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Inflation, Lack of Federal Aid Could Prompt More Hard Choices in Senior Living

Even as the senior living industry recovers from the Covid-19 pandemic, headwinds from inflation and the lack of further federal aid could force some operators to make tough decisions in the months ahead.

Inflation of the cost of goods and services, coupled with the dwindling possibility of more federal relief dollars, have put pressure on operators’ bottom line and disrupted margins. For operators already struggling with occupancy recovery, that could prove to be an insurmountable challenge, according to Beth Mace, chief economist for the National Investment Center for Seniors Housing and Care (NIC).

“You can only withstand the pressure of low occupancy while your expenses are rising and squeezing that NOI for so long,” Mace said Wednesday during a NIC webinar.

In some cases, that distress has led to a change in operators at some communities. For example, Arcus Healthcare Partners closed on a 118-unit assisted living and memory care property in receivership, with Omega Senior Living as the operating partner. Looking elsewhere in the industry, Arcus CEO Brian Beckwith said he is “surprised there haven’t been more” receiverships born out of distress.

“We’re at the point now with some of the lenders in the industry, where we are reaching the end of kicking the can down the road,” he said. “So, I think we’re in a position where there will be more opportunities like this … and it’s time to figure out what we are going to do with capital restructures that have to occur in the industry.”

In the near-term, Mace believes interest rates will likely approach 2% by year-end and possibly to 3% or 3.5% by “sometime next year” as the federal government looks to tamp down on inflation. The Consumer Price Index (CPI), which was released on Wednesday, shows year-over-year inflation at 8.3%.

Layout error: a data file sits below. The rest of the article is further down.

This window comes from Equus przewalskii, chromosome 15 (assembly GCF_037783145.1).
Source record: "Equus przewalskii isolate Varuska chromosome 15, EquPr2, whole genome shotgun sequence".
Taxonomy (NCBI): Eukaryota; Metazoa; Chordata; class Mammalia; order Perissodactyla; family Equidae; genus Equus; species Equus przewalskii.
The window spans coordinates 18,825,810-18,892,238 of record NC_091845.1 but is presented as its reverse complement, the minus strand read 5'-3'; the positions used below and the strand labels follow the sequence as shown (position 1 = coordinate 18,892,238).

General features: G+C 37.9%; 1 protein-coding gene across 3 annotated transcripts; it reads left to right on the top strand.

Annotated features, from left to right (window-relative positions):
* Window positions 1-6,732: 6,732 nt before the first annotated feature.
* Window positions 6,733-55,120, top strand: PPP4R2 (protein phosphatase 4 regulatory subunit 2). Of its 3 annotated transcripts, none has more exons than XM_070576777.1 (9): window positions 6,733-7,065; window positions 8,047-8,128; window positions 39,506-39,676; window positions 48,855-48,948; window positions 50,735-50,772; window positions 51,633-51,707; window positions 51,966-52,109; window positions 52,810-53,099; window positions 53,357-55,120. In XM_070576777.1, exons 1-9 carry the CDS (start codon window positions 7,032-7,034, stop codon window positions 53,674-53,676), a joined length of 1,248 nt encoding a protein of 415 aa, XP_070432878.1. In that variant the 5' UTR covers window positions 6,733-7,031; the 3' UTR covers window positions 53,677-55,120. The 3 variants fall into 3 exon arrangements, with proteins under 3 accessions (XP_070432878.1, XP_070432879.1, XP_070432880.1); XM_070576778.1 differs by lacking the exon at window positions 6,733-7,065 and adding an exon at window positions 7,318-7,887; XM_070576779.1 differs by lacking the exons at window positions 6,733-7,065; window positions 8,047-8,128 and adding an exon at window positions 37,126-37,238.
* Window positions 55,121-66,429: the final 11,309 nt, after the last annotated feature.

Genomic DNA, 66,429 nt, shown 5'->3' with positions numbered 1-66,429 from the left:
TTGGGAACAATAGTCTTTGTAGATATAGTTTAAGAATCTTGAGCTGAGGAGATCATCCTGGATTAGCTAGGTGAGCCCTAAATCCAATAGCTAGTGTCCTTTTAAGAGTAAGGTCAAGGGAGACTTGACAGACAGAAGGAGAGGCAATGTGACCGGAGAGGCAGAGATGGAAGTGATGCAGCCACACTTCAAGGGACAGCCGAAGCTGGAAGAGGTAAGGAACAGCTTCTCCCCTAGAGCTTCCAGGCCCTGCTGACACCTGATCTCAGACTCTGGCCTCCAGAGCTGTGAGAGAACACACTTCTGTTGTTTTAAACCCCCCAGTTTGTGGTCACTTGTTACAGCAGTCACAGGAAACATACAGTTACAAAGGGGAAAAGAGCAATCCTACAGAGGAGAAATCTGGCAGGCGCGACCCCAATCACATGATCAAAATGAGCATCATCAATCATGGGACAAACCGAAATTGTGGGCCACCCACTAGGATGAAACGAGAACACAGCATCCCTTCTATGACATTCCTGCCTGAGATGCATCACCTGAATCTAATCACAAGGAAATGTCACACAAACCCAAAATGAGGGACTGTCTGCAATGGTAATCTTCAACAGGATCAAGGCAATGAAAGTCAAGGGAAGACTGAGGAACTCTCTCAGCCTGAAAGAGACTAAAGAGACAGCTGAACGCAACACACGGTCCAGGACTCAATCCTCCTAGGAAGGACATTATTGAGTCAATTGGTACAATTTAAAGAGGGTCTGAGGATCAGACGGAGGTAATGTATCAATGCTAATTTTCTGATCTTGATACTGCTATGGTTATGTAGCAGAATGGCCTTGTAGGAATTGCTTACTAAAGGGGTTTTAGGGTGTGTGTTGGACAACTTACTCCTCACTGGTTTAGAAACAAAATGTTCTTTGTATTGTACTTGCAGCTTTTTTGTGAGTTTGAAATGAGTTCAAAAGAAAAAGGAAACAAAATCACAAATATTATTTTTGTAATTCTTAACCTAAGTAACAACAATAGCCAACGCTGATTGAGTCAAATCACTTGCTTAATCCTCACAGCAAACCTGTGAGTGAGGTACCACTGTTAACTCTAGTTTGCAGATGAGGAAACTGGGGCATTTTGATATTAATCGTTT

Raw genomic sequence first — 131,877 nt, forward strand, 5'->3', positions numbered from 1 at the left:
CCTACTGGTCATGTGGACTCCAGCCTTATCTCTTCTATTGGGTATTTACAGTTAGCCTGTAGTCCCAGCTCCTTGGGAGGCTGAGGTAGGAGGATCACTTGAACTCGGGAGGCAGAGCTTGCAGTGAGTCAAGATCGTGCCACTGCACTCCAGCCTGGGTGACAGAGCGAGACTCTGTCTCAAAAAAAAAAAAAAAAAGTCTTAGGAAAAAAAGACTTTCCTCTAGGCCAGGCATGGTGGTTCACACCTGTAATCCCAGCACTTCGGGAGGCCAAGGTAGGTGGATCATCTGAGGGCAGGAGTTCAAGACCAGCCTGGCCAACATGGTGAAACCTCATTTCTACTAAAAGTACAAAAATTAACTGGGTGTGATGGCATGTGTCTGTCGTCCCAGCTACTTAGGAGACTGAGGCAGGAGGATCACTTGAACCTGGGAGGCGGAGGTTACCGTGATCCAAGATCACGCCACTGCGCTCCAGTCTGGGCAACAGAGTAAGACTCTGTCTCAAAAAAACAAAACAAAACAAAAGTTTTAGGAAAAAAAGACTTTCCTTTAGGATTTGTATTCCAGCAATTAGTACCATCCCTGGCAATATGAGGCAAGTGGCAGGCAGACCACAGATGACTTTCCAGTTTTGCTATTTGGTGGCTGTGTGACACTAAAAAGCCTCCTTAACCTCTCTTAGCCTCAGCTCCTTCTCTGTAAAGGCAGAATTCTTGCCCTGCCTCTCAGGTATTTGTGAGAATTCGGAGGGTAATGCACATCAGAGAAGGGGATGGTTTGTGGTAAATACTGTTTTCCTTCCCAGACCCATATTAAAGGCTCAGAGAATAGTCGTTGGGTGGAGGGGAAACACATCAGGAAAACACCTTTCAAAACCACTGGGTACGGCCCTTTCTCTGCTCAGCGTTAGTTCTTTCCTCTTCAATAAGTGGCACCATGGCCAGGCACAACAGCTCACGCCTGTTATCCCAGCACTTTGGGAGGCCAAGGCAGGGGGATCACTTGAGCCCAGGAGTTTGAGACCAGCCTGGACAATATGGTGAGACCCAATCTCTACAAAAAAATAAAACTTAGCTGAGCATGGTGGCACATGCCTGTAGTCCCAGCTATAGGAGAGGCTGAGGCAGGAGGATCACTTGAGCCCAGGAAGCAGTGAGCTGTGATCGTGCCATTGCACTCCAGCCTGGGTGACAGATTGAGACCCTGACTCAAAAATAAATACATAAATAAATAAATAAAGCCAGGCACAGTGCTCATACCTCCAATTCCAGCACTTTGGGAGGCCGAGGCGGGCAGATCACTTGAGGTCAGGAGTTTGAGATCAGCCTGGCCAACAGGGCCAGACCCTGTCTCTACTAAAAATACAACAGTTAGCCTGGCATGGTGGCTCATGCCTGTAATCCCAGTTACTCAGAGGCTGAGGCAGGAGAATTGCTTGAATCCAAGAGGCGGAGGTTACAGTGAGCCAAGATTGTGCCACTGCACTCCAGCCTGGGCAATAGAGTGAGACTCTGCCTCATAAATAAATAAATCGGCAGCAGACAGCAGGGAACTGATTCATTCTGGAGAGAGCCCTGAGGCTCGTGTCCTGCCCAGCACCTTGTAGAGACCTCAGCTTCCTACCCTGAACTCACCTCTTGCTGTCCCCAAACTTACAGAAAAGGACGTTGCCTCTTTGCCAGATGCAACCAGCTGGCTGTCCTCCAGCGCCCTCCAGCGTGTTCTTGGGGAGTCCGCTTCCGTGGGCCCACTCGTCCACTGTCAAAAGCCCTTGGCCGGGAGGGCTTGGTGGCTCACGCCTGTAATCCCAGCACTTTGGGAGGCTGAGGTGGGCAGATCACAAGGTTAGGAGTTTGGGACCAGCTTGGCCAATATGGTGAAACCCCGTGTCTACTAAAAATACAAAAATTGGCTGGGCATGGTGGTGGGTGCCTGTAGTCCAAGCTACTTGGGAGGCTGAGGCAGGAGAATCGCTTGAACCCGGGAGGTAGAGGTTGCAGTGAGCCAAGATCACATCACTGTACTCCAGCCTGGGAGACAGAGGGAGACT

“The [federal reserve] is taking this really seriously in terms of what they’re going to do to interest rates to slow demand and slow the overall economy,” Mace said.

At the same time, the prospect of a recession is now on many senior living companies’ minds, and CEOs of public senior housing companies have said as much on recent earnings calls.

Average occupancy for senior housing providers in the 31 primary markets tracked by NIC MAP Vision hit 80.6% in 1Q22. But a little fewer than half of those properties are reporting occupancy rates below 80%, with some as low as below 60% occupancy.

“There’s got to be a little bit more of a time to face the reality of the situation, especially since occupancy hasn’t rebounded immediately,” Beckwith said.

The headwinds of rising costs, staffing shortages and lower-than-expected occupancy recovery have led to “a lot” of small operators in rural markets “really struggling,” Hanson said.

Staffing in particular is “something that is a real problem.” for senior living operators in smaller markets.

“If those go belly-up, it’s going to have a dramatic impact on some of those little towns out there,” he said.

He added that these operators “really struggled to deal with all the regulatory environments and the changes, because they didn’t have a lot of the back-office backbone to help facilitate the rapidly changing environment.”

On the other hand, companies with robust corporate culture and training are better-equipped to handle such challenges, and Hanson said “those are going to be the companies that are successful long term, and in providing that level of care that we’re all seeking.”

Adding to senior living operators’ woes is the fact more federal relief seems unlikely. And with mid-term elections just months away in many states, the window of opportunity for more legislation aiding the senior living industry could be closing.

“Without that support, I think we’ll have more ‘Come to Jesus’ meetings,” Beckwith said.

The post Inflation, Lack of Federal Aid Could Prompt More Hard Choices in Senior Living appeared first on Senior Housing News.

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